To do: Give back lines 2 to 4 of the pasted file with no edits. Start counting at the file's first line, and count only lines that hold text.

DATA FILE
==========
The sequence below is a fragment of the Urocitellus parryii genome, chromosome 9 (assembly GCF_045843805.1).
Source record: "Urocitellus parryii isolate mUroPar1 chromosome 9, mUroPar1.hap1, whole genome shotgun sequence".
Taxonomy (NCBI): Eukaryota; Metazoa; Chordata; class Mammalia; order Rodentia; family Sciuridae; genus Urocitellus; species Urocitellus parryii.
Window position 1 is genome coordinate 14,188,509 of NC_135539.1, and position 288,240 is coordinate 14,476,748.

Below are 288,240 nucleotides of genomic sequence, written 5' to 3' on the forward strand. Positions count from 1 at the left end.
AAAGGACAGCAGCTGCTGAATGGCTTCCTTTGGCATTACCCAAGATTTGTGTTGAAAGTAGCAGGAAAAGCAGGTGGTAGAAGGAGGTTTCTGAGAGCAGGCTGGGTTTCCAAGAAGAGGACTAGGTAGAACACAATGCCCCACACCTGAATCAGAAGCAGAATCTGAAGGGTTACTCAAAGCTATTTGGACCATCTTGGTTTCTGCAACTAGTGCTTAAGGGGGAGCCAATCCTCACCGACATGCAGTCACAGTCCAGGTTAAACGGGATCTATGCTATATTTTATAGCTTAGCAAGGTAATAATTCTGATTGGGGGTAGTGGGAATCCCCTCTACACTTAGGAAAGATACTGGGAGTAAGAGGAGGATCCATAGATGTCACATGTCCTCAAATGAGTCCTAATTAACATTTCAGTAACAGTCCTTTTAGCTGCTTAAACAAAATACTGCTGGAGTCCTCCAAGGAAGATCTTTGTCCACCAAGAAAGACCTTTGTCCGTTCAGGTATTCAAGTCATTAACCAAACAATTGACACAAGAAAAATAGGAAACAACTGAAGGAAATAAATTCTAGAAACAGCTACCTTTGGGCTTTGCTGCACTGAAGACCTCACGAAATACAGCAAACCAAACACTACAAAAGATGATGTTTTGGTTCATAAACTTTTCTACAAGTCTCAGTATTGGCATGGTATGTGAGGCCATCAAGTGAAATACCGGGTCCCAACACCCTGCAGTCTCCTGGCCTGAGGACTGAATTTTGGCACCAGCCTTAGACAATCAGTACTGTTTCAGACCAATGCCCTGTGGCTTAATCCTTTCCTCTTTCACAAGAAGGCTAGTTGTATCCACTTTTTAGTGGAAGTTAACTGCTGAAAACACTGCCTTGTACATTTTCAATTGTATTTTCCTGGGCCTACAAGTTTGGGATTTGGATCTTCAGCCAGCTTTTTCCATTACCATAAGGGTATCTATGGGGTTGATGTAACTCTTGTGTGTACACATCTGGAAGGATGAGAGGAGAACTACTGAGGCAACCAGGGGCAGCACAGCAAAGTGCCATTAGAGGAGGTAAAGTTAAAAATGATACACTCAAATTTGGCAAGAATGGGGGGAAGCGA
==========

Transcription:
Source record: "Urocitellus parryii isolate mUroPar1 chromosome 9, mUroPar1.hap1, whole genome shotgun sequence".
Taxonomy (NCBI): Eukaryota; Metazoa; Chordata; class Mammalia; order Rodentia; family Sciuridae; genus Urocitellus; species Urocitellus parryii.
Window position 1 is genome coordinate 14,188,509 of NC_135539.1, and position 288,240 is coordinate 14,476,748.